We're still playing catch-up on the latest videos from our friends at Extra Credits, but thanks to their fondness for two-parters we'll be caught up in no time. This two-part presentation is about the often maligned and often underappreciated Spec Ops: The Line. It's an interesting listen given how much the Extra Credits crew seems to have really bought in to what Yager was selling.
The guys at Extra Credits discuss mechanics as a metaphor or "mechanics with meaning" and for a visual aid, they use an interesting game or non-game called Loneliness. A description wouldn't really do the game justice, but it is well worth your time to try it for yourself considering the game is free.
One of the more interesting things brought up in this two-part series though is the lack of trust game creators show the player. Modern game creators simply do not trust the player to fail, experiment or uncover any meaning (assuming the creators intend for there to be any) while playing. After playing Loneliness you might understand why. It is a pretty gutsy thing to attempt in a free game, imagine how it would be received should you require payment for a similar experience.
The guys at Extra Credits run down some underappreciated 16-Bit games on the Super Nintendo Entertainment System and Sega Genesis video game consoles. Those games include Starflight, E.V.O.: Search for Eden, Warsong, Shadowrun, Terranigma, Uncharted Waters: New Horizons, Inindo and U.N. Squadron. Feel free to leave a comment if you agree or disagree with this list or maybe add a list of your own.
Recently, European courts ruled that digital property is the same as physical property. Extra Credits does a brief breakdown of what that could mean for games should such a ruling be held up on appeal and duplicated here in the United States.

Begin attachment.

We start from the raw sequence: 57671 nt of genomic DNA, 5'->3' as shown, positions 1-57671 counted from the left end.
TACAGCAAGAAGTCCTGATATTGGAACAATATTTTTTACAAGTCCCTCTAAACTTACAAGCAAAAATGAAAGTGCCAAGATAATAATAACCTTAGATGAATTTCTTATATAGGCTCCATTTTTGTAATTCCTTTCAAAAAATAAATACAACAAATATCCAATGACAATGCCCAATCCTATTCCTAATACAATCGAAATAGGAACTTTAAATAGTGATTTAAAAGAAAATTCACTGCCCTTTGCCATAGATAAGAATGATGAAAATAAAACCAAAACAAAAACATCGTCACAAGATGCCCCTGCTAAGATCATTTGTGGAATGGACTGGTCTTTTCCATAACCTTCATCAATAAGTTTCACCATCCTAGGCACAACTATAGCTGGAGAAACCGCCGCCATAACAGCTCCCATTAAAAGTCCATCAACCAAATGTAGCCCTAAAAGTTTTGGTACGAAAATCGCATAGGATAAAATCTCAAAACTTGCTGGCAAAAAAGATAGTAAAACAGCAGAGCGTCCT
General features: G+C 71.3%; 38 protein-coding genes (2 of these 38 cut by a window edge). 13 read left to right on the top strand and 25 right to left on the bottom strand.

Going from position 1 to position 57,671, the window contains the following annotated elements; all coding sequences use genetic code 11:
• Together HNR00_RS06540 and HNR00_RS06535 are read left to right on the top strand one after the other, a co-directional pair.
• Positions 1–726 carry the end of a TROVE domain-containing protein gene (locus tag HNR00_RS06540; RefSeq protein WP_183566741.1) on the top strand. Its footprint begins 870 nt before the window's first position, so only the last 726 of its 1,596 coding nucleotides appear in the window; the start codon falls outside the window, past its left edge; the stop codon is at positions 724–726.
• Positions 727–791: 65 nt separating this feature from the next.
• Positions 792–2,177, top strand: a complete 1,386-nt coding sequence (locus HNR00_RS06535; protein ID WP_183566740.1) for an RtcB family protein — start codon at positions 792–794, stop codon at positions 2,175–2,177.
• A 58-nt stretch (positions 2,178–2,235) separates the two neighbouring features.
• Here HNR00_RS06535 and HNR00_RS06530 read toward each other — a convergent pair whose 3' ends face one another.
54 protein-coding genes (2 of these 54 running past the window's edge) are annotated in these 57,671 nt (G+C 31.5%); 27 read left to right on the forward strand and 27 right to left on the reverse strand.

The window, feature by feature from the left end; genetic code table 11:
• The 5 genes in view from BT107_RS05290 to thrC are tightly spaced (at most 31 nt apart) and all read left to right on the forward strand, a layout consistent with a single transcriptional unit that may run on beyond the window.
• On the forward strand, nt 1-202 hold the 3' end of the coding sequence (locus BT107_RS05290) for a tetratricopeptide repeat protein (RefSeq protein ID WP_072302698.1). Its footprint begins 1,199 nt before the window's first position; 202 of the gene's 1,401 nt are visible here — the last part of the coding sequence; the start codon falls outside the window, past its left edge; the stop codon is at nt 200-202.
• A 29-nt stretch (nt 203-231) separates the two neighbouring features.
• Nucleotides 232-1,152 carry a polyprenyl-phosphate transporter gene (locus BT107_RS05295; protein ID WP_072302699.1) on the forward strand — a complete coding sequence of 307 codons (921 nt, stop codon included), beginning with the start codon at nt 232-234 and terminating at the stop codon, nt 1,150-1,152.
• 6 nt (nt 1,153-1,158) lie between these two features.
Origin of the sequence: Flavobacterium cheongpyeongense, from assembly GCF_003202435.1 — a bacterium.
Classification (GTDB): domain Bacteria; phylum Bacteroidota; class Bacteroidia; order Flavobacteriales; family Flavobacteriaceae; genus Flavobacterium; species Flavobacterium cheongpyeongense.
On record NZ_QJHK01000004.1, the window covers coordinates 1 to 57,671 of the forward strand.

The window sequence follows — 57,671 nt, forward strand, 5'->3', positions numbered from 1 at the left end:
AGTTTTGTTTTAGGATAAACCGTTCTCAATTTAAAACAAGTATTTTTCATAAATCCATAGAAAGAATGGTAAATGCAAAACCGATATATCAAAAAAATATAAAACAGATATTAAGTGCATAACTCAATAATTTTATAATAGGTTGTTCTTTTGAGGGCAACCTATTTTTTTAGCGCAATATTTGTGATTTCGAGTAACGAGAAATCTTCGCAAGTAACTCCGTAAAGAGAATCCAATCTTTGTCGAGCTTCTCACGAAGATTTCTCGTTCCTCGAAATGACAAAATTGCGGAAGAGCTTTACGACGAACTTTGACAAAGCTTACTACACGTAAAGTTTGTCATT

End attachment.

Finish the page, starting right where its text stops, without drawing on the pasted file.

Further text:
The guys at Extra Credits look into incorporating imbalance in a game. Ironically, imbalance is just the thing that when worked into character classes, weapons, tools and gameplay rules can wind up giving both the wet-behind-the-ears newbie and grizzled veteran new strategies as each plays and progresses through a game.
Extra Credits has an interesting two-part discussion about the hero's journey, a concept explored by Joseph Campbell's The Hero with a Thousand Faces. Thatgamecompany's Journey is the game example featured here (along with The Legend of Zelda) but this seems to be a concept exploited in all entertainment genres.
The guys at Extra Credits take a look at "power creep." For those that don't know, power creep is when elements introduced in a game grow in power compared to when the game was originally launched. Or something like that. Given how prevalent persistent worlds have become and how common it is for games to be patched with new areas, features and items, power creep can become a huge issue for the loyal fanbase. This Extra Credits video takes a look at power creep and solutions that would fix it—or at least keep it at bay.
I'm not much into the college marching bands, I don't watch college football and no matter how amazing some say Drumline was, it has never occurred to me that I need to watch a marching band actually do anything.
This is a different matter entirely.
The Ohio State University pays tribute to beloved classic video games (and Halo) during the half-time show at the Ohio State University vs Nebraska game. Games honored at the show were Tetris, Pokémon, Super Mario Bros., Tetris, Halo, The Legend of Zelda and Pac-Man. Try not to jump out of your seat and cheer when Epona makes an appearance.
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